Water chemistry and the composition of fish stocks in the breeding lakes of Black-throated Diver Gavia arctica, and a comparison with the fishing lakes of Red-throated Diver Gavia stellata
Keywords:breeding success, divers, Gaviidae, habitat selection, climate effects, pollution, loons, predator–prey interaction
Breeding performance of Black-throated Diver Gavia arctica was compared to water chemistry, light penetration and density of fish in 122 breeding lakes in Sweden with a total of 184 pairs (1.5 pairs per lake, about 3% of the national population). The breeding lakes were on average nutrient-poor, and 12% of them had a low buffering capacity (alkalinity <0.10 meq/l). Perch Perca fluviatilis, roach Rutilus rutilus and pike Esox lucius, three species characteristic for nutrient-poor lakes, were found in more than 90% of the lakes. Salmonid fish occurred in half of the lakes, compared to >90% of the fishing lakes used by Red-throated Diver. Reproduction was related to high abundance of Perch, and the survival of chicks to light penetration. Poor nutrient status in combination with low pH or alkalinity in approximatively 10% of the breeding lakes of Black-throated Diver and probably more than 30% of the fishing lakes of Red-throated Diver, indicate susceptibility of exposure to methylmercury. This finding should be considered in relation to recent reports of increased contents of mercury in freshwater fish.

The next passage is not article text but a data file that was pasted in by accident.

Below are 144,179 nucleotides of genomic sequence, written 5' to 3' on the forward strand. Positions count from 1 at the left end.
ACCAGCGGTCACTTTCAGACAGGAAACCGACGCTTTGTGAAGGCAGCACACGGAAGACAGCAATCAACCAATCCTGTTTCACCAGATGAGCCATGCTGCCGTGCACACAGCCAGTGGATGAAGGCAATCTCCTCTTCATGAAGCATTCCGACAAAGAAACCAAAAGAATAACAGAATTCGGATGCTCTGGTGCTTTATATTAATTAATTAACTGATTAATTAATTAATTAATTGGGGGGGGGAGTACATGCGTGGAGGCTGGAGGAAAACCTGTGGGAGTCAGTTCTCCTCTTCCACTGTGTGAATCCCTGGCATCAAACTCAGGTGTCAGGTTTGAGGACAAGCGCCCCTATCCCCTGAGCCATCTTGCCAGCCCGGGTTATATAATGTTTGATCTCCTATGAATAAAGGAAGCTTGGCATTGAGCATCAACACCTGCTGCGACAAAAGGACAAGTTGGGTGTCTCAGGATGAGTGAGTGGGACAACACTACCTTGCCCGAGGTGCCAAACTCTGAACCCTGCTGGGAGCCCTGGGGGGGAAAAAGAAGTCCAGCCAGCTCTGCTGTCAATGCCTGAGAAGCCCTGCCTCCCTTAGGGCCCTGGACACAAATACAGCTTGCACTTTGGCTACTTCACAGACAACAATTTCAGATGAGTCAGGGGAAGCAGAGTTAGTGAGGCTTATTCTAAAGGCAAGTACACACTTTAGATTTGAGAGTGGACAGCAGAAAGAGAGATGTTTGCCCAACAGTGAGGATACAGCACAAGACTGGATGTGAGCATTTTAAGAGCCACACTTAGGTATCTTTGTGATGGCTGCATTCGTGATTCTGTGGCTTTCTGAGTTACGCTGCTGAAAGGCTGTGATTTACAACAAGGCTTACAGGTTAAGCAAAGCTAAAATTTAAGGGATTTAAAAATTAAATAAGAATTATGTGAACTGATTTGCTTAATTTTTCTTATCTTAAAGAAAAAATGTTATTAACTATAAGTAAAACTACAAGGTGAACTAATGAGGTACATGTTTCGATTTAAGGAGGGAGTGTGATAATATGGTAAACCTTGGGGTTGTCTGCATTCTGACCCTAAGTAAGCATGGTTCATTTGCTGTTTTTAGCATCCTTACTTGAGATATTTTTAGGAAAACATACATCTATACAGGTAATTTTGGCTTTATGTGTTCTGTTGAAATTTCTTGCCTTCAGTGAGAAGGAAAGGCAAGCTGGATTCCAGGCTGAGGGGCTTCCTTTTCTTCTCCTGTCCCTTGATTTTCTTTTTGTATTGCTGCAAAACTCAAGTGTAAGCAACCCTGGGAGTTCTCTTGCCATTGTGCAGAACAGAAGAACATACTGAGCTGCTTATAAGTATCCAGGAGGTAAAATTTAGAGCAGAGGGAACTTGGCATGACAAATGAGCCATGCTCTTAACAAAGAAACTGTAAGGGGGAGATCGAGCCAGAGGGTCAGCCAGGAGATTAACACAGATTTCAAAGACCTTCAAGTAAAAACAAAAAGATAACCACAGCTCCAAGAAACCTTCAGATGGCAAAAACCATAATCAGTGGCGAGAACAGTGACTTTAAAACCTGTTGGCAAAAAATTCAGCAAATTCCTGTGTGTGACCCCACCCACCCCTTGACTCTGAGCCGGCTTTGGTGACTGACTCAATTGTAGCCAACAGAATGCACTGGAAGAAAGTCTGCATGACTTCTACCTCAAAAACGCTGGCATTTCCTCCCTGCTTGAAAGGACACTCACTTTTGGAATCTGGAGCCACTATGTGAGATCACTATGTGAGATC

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Copyright (c) 2010 Mats O G Eriksson, Heidi Paltto
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